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Ping G Fairway Woods, Hybrids and new Crossover

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For most golfers, fairway woods and hybrids play a relatively limited role during a round of golf. But when they are called upon, golfers expect those clubs to be more versatile than any other in their bag.

Take Ping’s G drivers, for example. They’re designed exclusively to help golfers hit their tee shots as far as possible. Ping’s G irons also share a singular focus; they’re made to help golfers hit their iron shots as close to the pin as possible.

Fairway woods and hybrids aren’t so simple, though. Sometimes golfers need to hit them as far as possible, while other times the clubs are called on for finesse shots, or to help a golfer advance a ball from a nasty lie in the rough.

With its line of G fairway woods, hybrids and a new club Ping is calling a “Crossover,” the company is offering golfers a smorgasbord of options that aim to help them find the club or combination of clubs that will best fill the distance gap between their driver and longest iron.

The G fairway woods, hybrids and Crossover will be in stores February 11. 

Ping G Fairway Woods ($287.50 MSRP) 

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  • Lofts: 15 (3 wood), 17.5 (5 wood) and 20.5 (7 wood)
  • Size: 167 cubic centimeters
  • Stock Shafts: Ping Alta 65, Ping Tour (65, 80)
  • Length: 43 (3 wood), 42.5 (5 wood), 42 (7 wood)
  • Swing Weight: D1

Calling a modern day fairway wood a “little driver” is a fair assessment given how far today’s fairway woods fly. Unlike drivers, however, most golfers want to be able to hit their fairway woods from all sorts of lies, making head size and shape crucial elements to their design.

Image from Ping Golf.

The G fairway woods sit lower to the ground than G30 models (Photo Credit: Ping).

Ping’s new G fairway woods are the same size as the company’s G30 fairway woods, but they have a shallower head shape and a redesigned leading edge that Ping says will help golfers contact their shots 12 percent higher on the club face when hit off the ground. The higher contact point gives golfers a higher launch angle with the clubs, adding height that makes the fairway woods more effective from long range.

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Ping also made the new fairway woods’ club faces from a lighter, 455 carpenter steel, and returned to a Variable Face Thickness (VFT) design that is thinnest on the edge and thicker in the center to help a golfer’s bad shots fly more like their good shots.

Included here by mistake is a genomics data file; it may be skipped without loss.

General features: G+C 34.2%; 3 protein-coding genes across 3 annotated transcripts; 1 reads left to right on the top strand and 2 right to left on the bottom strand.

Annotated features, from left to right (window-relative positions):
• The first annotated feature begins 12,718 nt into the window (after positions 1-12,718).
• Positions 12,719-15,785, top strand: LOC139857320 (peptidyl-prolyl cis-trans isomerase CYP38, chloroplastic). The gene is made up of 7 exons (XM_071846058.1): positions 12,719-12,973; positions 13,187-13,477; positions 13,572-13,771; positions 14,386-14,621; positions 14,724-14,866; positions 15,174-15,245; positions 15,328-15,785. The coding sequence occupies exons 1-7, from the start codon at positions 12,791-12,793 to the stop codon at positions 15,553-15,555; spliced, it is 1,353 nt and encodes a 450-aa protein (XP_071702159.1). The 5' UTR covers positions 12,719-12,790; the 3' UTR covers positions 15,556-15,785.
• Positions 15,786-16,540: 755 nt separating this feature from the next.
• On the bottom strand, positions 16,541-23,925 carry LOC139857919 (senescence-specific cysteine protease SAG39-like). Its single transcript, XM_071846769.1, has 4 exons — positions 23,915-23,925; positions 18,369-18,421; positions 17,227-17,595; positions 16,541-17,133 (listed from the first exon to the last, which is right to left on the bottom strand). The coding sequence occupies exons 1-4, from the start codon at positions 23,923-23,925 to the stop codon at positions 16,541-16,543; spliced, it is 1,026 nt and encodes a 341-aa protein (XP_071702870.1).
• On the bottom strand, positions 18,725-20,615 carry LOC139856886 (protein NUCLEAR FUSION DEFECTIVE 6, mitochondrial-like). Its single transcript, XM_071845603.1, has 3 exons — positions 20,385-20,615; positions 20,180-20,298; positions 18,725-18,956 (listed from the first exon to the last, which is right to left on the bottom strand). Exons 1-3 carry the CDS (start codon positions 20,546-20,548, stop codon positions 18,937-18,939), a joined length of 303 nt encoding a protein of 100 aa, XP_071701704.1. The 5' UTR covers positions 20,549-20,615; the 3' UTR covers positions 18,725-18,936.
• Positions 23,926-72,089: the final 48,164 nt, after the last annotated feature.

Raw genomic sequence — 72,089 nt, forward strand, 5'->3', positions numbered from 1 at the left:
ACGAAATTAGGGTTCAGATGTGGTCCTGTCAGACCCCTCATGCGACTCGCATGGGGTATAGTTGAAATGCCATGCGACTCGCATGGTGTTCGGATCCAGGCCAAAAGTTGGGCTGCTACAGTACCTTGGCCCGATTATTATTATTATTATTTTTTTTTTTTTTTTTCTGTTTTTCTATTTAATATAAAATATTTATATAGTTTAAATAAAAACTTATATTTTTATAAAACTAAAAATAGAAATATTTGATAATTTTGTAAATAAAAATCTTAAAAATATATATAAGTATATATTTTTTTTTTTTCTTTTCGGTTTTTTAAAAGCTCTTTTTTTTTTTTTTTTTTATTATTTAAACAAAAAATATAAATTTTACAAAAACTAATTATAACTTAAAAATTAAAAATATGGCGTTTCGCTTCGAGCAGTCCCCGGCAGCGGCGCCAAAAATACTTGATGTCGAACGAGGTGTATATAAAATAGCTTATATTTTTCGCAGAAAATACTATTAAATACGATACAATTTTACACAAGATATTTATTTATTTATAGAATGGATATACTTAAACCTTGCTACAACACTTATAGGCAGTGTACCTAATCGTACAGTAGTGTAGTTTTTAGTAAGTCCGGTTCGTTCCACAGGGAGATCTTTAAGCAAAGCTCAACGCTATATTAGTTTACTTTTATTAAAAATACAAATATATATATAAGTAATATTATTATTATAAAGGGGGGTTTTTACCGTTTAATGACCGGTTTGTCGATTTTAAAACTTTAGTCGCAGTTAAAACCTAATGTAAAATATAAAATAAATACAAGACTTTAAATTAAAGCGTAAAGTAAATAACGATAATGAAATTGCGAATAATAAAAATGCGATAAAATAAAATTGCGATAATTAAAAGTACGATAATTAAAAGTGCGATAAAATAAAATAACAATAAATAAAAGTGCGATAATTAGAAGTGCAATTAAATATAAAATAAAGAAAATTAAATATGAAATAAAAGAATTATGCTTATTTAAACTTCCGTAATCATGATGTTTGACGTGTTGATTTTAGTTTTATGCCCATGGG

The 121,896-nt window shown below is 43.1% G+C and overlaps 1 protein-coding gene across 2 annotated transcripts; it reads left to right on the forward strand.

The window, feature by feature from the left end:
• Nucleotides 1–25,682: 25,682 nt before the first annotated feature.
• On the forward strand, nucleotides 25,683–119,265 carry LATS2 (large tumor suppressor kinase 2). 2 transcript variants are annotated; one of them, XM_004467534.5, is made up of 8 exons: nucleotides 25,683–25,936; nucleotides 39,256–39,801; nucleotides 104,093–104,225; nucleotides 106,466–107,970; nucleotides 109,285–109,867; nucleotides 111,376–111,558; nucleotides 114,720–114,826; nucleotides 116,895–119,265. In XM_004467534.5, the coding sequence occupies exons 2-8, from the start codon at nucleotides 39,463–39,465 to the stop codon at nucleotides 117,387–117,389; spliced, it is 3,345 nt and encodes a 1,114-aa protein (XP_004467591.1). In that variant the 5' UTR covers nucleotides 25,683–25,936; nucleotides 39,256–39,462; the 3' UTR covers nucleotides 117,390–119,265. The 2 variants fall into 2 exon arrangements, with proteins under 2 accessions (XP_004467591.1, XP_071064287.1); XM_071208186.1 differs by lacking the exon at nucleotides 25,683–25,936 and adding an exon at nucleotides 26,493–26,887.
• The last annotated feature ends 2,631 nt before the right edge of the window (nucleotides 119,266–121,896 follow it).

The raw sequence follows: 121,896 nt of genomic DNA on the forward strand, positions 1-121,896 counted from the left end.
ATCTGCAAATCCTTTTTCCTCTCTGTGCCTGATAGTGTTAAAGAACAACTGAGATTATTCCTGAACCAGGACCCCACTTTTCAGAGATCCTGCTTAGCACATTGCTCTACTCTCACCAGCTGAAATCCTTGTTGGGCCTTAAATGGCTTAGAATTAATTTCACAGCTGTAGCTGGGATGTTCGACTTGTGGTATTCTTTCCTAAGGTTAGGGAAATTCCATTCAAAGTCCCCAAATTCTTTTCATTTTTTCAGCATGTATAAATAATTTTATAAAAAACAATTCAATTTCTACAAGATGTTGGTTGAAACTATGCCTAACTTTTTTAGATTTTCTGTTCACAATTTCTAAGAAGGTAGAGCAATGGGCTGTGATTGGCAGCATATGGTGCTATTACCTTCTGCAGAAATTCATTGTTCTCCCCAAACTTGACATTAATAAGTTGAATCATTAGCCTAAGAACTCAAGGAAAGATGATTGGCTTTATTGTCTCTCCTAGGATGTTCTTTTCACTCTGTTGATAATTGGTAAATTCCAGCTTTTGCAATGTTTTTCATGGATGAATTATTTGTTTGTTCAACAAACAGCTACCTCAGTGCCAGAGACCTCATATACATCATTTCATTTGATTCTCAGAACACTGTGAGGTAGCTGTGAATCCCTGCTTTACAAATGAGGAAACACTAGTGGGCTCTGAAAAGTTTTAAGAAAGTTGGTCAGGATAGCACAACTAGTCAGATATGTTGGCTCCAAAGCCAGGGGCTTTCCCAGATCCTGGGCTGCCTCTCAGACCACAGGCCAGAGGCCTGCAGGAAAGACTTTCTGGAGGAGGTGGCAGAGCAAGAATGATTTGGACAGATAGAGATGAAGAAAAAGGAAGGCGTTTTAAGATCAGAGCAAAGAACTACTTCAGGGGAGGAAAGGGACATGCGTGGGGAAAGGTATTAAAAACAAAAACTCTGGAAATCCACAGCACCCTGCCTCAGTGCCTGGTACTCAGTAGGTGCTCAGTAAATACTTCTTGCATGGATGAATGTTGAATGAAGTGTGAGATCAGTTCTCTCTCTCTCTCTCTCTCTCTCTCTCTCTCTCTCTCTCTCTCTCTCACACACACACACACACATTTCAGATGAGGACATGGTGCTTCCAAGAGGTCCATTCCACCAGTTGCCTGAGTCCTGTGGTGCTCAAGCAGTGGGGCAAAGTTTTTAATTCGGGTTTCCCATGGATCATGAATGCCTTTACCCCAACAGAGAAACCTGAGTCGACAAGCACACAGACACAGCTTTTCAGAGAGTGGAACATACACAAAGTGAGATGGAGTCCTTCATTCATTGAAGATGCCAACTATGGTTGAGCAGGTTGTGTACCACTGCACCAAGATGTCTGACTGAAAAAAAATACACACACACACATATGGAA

Although the G fairway woods do not share the weight-saving, Dragonfly-inspired crowns used on the G drivers (insert link), their crowns are impressively thin. At 0.019 inches, they’re 25 percent thinner than the G30 fairway woods, which helped Ping engineers improve the shaping and internal weighting of the club heads.

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What the G fairway woods do share with the G drivers, however, is their high-friction face finish. Although it seems counterintuitive, the added face texture actually reduces spin rate when used on low-lofted clubs. The effect is most prominent in the 3 wood (14.5 degrees), which has four grooves, but no grooves in the center of the club face to increase the golf ball’s interaction with the rough surface at impact.

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There are more grooves in the 5 wood (17.5 degrees, 5 grooves) and 7 wood (20.5 degrees, 6 grooves), which are spaced progressively closer together on the club face. According to Ping, the progressive groove design helps create more consistent launch conditions for each fairway wood.

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The G Fairway Woods are also offered in SF Tec models (16, 19 degrees). They have a center of gravity (CG) that’s located more toward the heel of the club, which adds 5-8 yards more draw bias to the fairway woods. SF Tec models also have a slightly lighter swing weight (DO) and a more rounded, larger club head (180 cubic centimeters) that’s similar to Ping’s K15 fairway woods.

Ping G Stretch Fairway Woods ($287.50 MSRP)

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  • Loft: 13 degrees